What the Great Western Cities deal means

Tessa Coombes - PhD student in Social Policy, University of Bristol

Tessa Coombes – PhD student in Social Policy, University of Bristol

Britain’s Western Powerhouse was launched recently, with a report authored by Metro Dynamics. It is an interesting initiative from the cities of Bristol, Cardiff and Newport. With a focus on connectivity and economic collaboration, it’s an attempt to show how the West can compete with the emerging Northern Powerhouse and Midlands Engine, albeit on a somewhat smaller scale.

With a proliferation of names, including Western Powerhouse, Severn Powerhouse, and Great Western Cities (GWC) Powerhouse, the initiative is about illustrating the strength of this area as a net contributor to UK plc and just how much more could be achieved through increased collaboration. What it definitely is not about is any suggestion of formal structures or systems of governance. It is purely about collaboration and connectivity. You might wonder why this point is so important that it has to be stressed? Basically it is about distancing itself from the city region devolution agenda being pursued by the government, where metro mayors and combined authorities are necessary to elicit the best deals.

The Bristol city region has been negotiating on just such a deal since September last year, seemingly with a relative stalemate because locally the formal structures proposed by the government have received little support and neither side appears to be willing to compromise. It will be interesting to see if Bristol does indeed secure as good a deal as the other core cities that have accepted the government’s model.

Either way, this new collaboration with Cardiff and Newport provides a different opportunity. It seems obvious in some respects as we share the potential of the Severn Estuary and Cardiff is certainly the closest big city to Bristol, with little other competition close-by.

The report recommendations are light on detail and action, but that is perhaps to be expected from such an informal, non-structured relationship. They focus on the following aspects:

  • Establishing city devolution deals for Cardiff and Bristol city regions to provide the powers needed to support the GWC Powerhouse
  • Develop a campaign on better connectivity across the area (GWC Connect)
  • Develop a marketing and investment strategy
  • Undertake an innovation audit to identify key areas of economic and research strength to feed into a region wide innovation strategy
  • Establish data observatory

Now reading that list you might well think ‘what on earth does that mean’? I know I did. After an initial buzz of excitement that perhaps there was something in this idea and it might actually do something that could make a difference, the recommendations left me feeling totally deflated. Where was the action that would mean anything to anyone living in this area? Where was the ambition? Was this just going to be yet another document or strategy that would sit on a shelf somewhere and achieve nothing?

So I delved further into the report and came away feeling slightly more positive. The key is to think about what Cardiff and Bristol have in common, what connects the cities and what potential there is for creative and innovative ideas to develop. Then if you ignore the recommendations and develop your own, you can begin to see the potential that this form of collaboration might just deliver on.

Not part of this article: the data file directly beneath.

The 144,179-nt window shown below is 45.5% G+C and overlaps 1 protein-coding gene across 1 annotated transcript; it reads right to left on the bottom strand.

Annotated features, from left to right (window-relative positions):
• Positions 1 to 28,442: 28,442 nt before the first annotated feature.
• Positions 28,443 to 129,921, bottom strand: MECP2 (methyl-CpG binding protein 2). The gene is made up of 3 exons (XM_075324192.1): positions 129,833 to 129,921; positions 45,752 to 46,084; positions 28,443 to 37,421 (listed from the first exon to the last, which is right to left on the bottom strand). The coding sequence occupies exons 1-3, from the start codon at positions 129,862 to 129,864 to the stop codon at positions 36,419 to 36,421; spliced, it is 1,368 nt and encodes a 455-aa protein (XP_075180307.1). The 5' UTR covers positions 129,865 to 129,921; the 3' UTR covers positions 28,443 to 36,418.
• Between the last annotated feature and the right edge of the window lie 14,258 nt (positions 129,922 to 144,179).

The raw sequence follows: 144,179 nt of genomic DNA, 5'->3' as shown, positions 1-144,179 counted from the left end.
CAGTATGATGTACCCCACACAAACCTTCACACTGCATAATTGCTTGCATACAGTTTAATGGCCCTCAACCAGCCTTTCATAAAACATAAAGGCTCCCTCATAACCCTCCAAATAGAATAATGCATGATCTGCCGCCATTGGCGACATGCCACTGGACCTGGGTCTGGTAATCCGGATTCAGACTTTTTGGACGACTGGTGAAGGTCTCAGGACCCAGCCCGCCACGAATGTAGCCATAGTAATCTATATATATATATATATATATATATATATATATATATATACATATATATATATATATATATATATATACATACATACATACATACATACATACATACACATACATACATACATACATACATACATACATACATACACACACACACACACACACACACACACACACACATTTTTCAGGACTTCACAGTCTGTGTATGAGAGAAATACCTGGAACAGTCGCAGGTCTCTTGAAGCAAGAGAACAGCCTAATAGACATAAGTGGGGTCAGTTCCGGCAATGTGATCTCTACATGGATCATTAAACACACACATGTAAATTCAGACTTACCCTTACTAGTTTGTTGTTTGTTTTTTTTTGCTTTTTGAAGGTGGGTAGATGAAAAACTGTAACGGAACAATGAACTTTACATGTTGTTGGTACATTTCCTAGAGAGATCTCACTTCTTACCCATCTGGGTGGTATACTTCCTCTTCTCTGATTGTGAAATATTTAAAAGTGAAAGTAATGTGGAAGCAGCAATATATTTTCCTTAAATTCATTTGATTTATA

Much of the talk in the document is about the Cardiff and Bristol metro areas and the strength of ‘constructed agglomeration’, where collaboration between multiple core cities/areas is able to achieve greater economic benefit than reliance on a single core. The benefits of agglomeration are defined as sharing, matching and learning. Something that already happens but could undoubtedly be improved through facilitation.

There’s a lot in the document about economic growth and industry density maps, travel to work flows and self-containment, inward investment and place marketing but what really stands out is the potential of collaboration around the Severn Estuary.

For me the couple of pages in the document on renewable energy and the estuary were the ones that made the most sense, where the opportunity to do something big and ambitious really shone through. The document does identify this as one of three areas that are central to GWC future growth, where there is potential for innovation and increasing expertise. It talks about tidal, wave and wind energy and emerging ideas around tidal stream and tidal range technology. The linkages to increased workforce capacity, improved supply chains and the use of existing research capacity provide perhaps the greatest opportunity for collaboration and innovation, where we might be able to see a real difference. What is lacking is any idea of how this might happen.

It is a shame the report recommendations do not seem to pick up on the potential of the resource we have in the Estuary and provide proposals for real action that would make a difference. It seems we just have to hope that others will pick up on this and be more creative about what is possible.

This blogpost first appeared on the Bristol 247 website.

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